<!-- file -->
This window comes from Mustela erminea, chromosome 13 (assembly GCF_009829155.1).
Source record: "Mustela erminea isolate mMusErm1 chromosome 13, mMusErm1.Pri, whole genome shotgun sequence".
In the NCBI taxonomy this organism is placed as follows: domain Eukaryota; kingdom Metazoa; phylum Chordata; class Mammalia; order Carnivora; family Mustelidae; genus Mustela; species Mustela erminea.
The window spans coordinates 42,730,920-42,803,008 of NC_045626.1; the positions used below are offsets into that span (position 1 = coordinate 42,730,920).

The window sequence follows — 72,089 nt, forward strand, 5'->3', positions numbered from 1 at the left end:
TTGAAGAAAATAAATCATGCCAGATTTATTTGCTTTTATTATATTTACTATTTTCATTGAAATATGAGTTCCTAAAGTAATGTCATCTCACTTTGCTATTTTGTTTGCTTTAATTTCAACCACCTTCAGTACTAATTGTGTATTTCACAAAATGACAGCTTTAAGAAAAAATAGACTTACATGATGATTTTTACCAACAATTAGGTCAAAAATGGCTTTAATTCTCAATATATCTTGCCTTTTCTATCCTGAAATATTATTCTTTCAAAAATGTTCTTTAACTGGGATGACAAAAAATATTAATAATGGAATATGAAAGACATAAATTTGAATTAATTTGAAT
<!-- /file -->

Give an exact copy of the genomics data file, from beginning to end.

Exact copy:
This window comes from Mustela erminea, chromosome 13 (assembly GCF_009829155.1).
Source record: "Mustela erminea isolate mMusErm1 chromosome 13, mMusErm1.Pri, whole genome shotgun sequence".
In the NCBI taxonomy this organism is placed as follows: domain Eukaryota; kingdom Metazoa; phylum Chordata; class Mammalia; order Carnivora; family Mustelidae; genus Mustela; species Mustela erminea.
The window spans coordinates 42,730,920-42,803,008 of NC_045626.1; the positions used below are offsets into that span (position 1 = coordinate 42,730,920).

The window sequence follows — 72,089 nt, forward strand, 5'->3', positions numbered from 1 at the left end:
TTGAAGAAAATAAATCATGCCAGATTTATTTGCTTTTATTATATTTACTATTTTCATTGAAATATGAGTTCCTAAAGTAATGTCATCTCACTTTGCTATTTTGTTTGCTTTAATTTCAACCACCTTCAGTACTAATTGTGTATTTCACAAAATGACAGCTTTAAGAAAAAATAGACTTACATGATGATTTTTACCAACAATTAGGTCAAAAATGGCTTTAATTCTCAATATATCTTGCCTTTTCTATCCTGAAATATTATTCTTTCAAAAATGTTCTTTAACTGGGATGACAAAAAATATTAATAATGGAATATGAAAGACATAAATTTGAATTAATTTGAAT